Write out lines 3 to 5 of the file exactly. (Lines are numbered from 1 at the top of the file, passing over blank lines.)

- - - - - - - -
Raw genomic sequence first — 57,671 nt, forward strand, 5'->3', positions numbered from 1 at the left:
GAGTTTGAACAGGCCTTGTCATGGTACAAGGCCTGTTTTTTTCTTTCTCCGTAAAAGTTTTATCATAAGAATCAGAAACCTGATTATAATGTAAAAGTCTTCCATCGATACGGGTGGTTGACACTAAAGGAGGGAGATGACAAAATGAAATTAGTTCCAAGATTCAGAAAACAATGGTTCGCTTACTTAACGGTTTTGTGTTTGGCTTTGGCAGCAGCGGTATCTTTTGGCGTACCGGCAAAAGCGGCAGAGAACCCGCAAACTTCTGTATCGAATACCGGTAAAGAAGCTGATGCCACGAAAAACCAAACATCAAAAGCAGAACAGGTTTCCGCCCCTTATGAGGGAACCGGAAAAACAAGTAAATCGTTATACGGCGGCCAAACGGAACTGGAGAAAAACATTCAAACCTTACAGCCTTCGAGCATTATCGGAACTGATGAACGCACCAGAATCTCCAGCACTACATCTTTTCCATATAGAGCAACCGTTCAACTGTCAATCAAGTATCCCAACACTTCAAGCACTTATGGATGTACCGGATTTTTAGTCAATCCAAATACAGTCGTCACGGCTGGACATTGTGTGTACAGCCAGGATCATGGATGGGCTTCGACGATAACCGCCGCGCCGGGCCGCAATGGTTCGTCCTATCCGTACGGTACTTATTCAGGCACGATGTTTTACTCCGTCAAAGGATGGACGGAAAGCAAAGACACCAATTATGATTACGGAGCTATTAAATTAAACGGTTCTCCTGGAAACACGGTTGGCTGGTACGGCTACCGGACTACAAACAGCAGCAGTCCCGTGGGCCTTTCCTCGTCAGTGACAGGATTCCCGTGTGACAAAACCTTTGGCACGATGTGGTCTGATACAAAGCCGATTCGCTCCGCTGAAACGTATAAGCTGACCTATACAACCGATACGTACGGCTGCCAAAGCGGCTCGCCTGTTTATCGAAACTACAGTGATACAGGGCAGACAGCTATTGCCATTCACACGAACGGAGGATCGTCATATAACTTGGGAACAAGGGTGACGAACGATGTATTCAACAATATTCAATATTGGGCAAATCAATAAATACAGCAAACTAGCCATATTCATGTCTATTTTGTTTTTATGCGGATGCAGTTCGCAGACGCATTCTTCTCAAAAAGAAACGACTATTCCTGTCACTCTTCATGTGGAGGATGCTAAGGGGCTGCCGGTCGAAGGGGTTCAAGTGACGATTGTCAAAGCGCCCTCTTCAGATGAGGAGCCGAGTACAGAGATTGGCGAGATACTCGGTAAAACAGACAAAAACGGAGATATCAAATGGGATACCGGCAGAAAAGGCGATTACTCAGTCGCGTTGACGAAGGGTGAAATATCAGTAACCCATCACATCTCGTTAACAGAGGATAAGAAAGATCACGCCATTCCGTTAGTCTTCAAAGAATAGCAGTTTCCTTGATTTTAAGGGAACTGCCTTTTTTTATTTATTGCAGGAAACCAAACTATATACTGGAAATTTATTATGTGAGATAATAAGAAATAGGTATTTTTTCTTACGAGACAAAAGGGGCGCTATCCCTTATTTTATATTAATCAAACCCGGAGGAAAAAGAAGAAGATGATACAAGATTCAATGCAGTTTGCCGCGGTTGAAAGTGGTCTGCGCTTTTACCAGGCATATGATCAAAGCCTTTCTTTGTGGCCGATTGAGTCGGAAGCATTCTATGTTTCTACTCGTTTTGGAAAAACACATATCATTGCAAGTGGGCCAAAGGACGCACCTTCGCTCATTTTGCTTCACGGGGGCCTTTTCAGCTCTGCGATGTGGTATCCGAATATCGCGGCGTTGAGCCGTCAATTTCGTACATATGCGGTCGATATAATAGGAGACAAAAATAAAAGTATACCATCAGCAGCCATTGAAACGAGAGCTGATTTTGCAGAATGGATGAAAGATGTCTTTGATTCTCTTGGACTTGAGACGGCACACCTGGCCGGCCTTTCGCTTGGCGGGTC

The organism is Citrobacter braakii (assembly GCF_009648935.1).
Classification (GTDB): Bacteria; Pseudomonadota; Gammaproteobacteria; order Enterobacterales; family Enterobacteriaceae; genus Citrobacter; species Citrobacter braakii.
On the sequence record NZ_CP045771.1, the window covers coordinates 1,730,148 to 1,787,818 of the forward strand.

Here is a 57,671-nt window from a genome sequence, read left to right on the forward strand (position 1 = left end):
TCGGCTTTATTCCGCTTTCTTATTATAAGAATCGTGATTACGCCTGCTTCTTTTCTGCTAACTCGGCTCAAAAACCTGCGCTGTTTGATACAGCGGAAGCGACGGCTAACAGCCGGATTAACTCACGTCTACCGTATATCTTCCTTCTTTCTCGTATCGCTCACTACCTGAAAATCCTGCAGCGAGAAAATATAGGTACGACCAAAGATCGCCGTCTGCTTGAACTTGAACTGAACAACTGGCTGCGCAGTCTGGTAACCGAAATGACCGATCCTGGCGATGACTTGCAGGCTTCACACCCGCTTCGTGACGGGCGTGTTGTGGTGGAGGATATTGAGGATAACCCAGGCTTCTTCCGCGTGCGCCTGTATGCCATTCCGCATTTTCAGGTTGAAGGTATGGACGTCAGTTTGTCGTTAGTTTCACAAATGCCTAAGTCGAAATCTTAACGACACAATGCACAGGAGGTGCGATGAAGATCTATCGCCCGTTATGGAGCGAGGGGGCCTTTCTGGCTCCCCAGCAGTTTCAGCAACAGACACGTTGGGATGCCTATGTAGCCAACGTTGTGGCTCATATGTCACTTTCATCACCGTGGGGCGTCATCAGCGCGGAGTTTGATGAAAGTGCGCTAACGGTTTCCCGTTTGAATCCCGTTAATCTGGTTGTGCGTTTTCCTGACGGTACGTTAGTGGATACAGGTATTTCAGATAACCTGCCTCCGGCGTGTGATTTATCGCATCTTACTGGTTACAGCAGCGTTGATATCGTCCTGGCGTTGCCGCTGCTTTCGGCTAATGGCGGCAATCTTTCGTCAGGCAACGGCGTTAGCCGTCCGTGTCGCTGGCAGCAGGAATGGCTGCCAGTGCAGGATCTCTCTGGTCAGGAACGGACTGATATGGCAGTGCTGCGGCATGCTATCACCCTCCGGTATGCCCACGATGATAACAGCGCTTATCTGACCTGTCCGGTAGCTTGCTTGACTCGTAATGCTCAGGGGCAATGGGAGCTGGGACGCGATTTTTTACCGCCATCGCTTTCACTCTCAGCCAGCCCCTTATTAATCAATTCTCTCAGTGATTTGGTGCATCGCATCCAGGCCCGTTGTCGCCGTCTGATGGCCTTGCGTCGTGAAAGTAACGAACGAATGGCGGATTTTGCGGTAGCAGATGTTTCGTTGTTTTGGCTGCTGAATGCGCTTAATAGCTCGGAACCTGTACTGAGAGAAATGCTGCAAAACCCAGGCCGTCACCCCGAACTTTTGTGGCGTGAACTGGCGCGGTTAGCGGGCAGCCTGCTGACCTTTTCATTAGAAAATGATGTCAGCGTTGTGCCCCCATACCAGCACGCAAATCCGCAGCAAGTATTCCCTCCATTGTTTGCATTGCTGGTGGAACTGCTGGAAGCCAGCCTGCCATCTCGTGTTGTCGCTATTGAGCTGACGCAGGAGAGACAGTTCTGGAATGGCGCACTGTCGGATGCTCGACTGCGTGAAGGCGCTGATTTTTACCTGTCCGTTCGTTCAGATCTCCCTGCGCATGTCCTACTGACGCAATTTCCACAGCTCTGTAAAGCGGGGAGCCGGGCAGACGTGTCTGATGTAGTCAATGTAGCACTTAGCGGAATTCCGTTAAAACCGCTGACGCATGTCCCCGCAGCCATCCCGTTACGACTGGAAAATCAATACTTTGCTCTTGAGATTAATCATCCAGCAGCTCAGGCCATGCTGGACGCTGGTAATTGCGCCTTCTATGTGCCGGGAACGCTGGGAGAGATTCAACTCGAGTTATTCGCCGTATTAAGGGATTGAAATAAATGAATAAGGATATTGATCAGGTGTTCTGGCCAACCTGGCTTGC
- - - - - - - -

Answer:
The organism is Citrobacter braakii (assembly GCF_009648935.1).
Classification (GTDB): Bacteria; Pseudomonadota; Gammaproteobacteria; order Enterobacterales; family Enterobacteriaceae; genus Citrobacter; species Citrobacter braakii.
On the sequence record NZ_CP045771.1, the window covers coordinates 1,730,148 to 1,787,818 of the forward strand.